Book by Joe Masteroff, music by John Kander and lyrics by Fred Ebb
Lyceum Theatre, Sheffield, and touring
A comprehensive programme note gives details of the situation which developed in Germany after the first World War, when the Weimar Republic unwittingly ushered in an age of permissiveness by abolishing censorship, all closing hours and all morality laws. Cabaret sets the scene on the end game, as described by Christopher Isherwood in his story, Sally Bowles, written in 1937 and incorporated in a play by John van Druten in 1951, and a musical by Kander and Ebb, composers and Ronald Field for the choreography; it was a great success in 1966.
It is ironic that this story of the rise of German Nazism opened in Sheffield a week before this year's Holocaust Memorial Day on 27th January. It begins with an invitation from Wayne Sleep (Emcee) to all the sleaze and sexual licence of the Berlin night club scene, intermingled with the arrival of a naive, impecunious, sexually mixed up American come to write his first novel in novel surroundings - Clifford Bradshaw, played by Henry Luxemburg. He finds lodgings with a mixed clientele, mostly sexually inclined, and also finds his way to the Kit Kat Club where he meets Sally Bowles, played in her theatrical debut by Samantha Barks, via one of the top three of BBC's I'd Do Anything. She was first rate, developing through the show a maturity in keeping with her change in status from a tart to a lover, to a potential mother. She also brought an excellent singing voice to the range of songs she offered, with "Don't Tell Mama", "Mein Herr", and of course, "Cabaret".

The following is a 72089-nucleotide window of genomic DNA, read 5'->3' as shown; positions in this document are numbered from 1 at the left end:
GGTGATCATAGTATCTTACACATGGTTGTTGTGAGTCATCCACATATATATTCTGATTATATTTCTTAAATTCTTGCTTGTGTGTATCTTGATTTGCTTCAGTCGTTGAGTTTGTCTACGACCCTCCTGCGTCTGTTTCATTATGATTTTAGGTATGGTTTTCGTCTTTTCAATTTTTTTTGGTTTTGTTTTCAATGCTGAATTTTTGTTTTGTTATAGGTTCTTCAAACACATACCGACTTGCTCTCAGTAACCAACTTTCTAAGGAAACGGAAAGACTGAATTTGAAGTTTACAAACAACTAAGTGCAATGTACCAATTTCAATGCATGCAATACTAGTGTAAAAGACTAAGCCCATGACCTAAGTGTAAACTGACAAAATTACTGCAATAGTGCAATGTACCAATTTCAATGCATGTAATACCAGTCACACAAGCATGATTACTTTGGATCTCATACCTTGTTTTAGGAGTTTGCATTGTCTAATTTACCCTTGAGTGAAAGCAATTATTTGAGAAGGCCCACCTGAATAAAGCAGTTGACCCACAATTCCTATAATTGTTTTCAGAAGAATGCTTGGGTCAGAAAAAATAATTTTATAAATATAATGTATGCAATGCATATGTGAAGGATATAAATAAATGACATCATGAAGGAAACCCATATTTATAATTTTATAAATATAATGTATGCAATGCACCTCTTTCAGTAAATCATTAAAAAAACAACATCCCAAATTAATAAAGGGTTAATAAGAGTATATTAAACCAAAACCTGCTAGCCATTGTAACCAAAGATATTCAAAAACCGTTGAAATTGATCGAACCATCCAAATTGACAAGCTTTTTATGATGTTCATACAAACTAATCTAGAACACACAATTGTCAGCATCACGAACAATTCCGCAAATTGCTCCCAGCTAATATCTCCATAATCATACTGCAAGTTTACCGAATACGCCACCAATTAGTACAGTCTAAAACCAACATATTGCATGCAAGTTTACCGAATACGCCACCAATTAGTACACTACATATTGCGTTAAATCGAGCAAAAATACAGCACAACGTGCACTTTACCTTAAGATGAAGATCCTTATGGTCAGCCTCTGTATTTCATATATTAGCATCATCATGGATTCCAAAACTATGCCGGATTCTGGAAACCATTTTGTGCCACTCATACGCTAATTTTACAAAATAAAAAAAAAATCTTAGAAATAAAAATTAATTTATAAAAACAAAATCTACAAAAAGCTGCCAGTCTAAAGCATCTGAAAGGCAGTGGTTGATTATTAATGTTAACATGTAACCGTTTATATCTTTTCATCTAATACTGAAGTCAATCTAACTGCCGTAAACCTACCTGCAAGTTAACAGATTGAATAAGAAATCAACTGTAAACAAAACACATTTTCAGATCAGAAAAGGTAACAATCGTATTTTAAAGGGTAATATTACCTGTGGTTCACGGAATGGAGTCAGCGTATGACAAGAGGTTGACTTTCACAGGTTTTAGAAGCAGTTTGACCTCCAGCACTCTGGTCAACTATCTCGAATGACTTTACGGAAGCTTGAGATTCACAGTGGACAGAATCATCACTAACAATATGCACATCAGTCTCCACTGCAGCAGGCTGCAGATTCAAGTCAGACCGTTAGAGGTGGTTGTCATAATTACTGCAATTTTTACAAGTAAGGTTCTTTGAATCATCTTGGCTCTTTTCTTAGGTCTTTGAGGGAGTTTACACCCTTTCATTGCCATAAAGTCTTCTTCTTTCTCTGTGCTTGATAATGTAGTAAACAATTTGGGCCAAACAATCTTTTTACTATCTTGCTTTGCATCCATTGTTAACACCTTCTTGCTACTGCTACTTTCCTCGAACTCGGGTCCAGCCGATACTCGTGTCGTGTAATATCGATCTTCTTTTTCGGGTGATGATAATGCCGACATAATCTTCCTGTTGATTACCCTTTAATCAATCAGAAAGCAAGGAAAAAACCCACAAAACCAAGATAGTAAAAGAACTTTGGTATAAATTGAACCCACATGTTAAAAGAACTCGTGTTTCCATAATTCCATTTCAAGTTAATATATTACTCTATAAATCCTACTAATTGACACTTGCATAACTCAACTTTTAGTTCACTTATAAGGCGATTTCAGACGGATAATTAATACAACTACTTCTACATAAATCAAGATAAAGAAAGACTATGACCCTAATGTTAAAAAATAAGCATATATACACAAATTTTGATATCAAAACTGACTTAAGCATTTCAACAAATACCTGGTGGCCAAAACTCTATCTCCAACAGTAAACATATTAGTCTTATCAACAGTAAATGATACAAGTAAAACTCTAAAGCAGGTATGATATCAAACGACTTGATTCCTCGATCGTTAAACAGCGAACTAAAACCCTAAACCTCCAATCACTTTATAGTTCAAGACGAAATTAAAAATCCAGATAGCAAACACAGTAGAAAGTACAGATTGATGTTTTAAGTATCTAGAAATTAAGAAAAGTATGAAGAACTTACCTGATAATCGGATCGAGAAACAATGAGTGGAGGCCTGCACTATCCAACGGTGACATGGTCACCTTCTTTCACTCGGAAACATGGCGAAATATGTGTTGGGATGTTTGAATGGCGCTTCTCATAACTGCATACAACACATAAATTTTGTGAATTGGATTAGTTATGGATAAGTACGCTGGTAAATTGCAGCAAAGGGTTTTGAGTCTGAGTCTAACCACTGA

There were excellent individual performances from Wayne Sleep. singing and dancing, as well as his named role, Emcee; from Jenny Logan as Fraulein Schneider with a mature rounded singing voice and a sad manner when her agreement to marry Herr Schultz (Matt Zimmerman) is broken off with the breaking and daubing of his greengrocery window by the Nazis. There was a warning, an innocent sweet song, beautifully sung by Theo Cook, "Tomorrow Belongs to Me", one of those optimistic songs that young people sing about the future - and then he took off his jacket to reveal the swastika arm-band on his arm.
This was an excellent if frightening evening, setting out the events leading to National Socialism and indicating the probable outcome for some of those taking part. It owed much of its power to the choreography by Javier De Frutos, in the first instance of the sleaze and sexuality and the subsequent development of power in the hands of the few, as well as the dismissal of this warning by some who might have been more thoughtful if they could read the future. The music, too, directed by Tom de Keyser was an important contribution to the strength of the evening.
Reviewer: Philip Seager